Comparison operators

Comparison operators such as <, >, and == return either a 1 or a 0 (or nothing) depending on whether the comparison was true or false, and it is this value that PHP uses to decide actions. Consider this following piece of PHP code:

<?php
    if ($foo < 10) {
        // do stuff
    }
?>

The less-than operator, <, will compare $foo to 10, and if it is less than (but not equal to) ten then < will return a 1. This will make the line read "if (1) {". As mentioned already, PHP considers 0 or nothing to be false, and anything else to be true, which means that the line reads as "if (true) {". Naturally "true" is always true, so the true block of the if statement will execute.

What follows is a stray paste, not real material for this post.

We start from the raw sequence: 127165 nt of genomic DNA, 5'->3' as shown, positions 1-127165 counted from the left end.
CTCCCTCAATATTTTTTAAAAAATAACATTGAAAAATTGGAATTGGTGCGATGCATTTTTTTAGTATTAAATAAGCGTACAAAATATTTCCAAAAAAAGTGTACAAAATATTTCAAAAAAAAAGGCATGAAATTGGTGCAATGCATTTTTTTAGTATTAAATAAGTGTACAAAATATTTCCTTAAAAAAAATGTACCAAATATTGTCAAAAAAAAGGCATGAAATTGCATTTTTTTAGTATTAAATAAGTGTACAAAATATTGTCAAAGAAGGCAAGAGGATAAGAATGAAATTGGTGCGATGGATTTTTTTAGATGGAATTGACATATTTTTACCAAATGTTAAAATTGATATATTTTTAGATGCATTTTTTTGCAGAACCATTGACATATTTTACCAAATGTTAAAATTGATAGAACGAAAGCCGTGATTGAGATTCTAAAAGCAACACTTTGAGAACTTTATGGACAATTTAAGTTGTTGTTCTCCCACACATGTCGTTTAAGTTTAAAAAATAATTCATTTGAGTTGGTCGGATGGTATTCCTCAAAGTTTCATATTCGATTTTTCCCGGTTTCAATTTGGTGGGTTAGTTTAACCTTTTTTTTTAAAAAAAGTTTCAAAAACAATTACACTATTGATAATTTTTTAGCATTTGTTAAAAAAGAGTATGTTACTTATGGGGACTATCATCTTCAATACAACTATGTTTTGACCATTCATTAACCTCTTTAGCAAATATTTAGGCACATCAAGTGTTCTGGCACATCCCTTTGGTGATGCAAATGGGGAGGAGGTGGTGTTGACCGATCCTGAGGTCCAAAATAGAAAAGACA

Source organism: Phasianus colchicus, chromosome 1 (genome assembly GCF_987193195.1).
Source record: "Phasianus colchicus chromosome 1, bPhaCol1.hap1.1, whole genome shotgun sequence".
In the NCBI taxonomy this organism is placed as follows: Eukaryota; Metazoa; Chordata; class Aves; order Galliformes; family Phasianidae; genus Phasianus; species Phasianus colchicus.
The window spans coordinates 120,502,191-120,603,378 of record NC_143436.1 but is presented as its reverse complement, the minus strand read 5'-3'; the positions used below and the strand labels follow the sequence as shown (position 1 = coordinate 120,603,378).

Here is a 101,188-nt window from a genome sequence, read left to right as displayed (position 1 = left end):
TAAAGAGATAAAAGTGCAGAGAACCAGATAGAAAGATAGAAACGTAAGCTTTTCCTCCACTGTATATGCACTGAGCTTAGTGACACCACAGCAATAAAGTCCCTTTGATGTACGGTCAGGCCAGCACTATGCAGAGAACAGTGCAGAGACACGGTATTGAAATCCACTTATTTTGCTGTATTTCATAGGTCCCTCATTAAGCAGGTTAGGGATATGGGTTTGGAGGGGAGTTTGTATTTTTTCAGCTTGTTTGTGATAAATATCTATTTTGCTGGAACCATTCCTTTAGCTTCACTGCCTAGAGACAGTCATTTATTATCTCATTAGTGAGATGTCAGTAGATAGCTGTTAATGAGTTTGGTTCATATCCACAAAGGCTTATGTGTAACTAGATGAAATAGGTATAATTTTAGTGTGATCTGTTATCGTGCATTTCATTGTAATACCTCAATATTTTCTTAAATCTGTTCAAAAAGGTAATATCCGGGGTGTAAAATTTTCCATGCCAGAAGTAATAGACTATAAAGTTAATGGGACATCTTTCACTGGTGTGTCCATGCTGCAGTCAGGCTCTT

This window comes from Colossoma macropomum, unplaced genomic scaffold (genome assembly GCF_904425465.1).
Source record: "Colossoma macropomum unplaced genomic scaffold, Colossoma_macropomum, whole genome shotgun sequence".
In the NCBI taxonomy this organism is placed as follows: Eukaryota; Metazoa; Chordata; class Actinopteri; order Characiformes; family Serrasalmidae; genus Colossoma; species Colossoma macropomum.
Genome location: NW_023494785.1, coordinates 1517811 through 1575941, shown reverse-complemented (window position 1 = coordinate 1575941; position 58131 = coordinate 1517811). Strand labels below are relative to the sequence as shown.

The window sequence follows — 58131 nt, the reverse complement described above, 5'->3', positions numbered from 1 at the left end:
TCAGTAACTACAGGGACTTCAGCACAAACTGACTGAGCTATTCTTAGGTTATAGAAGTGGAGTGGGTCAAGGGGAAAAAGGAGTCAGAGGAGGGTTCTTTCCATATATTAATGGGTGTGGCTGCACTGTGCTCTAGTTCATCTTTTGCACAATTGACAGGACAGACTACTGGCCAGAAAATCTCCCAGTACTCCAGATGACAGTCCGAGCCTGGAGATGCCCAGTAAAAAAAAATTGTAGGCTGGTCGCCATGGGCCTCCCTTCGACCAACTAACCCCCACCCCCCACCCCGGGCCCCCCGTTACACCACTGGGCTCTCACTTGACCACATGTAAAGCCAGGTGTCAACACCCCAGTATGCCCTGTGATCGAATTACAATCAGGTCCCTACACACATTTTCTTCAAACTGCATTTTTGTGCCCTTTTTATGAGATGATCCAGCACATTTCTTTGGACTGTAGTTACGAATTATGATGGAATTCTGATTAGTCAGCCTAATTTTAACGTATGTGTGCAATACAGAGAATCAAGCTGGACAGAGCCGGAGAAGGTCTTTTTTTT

Now that you know how it works, you should be able to avoid a common mistake with range checking. Consider this next script:

<?php
    if ($a <= $b <= $c) {
        // do stuff
    }
?>

Here we appear to be checking that $b must be greater or equal to $a and less than or equal to $c. However, what actually happens is quite different! First, PHP compares $a with $b, and if $a is less than or equal to $b then the condition is 1, "true". However, we then find that PHP is comparing 1 against $c to see whether it is equal to or lower than it, as opposed to comparing $b against $c. This is almost certainly not what the script writer intended - the code needs to be rewritten like this:

<?php
    if ($a <= $b && $b <= $c) {
        // do stuff
    }
?>

In the modified version the two checks are kept separate, which is much better.

 

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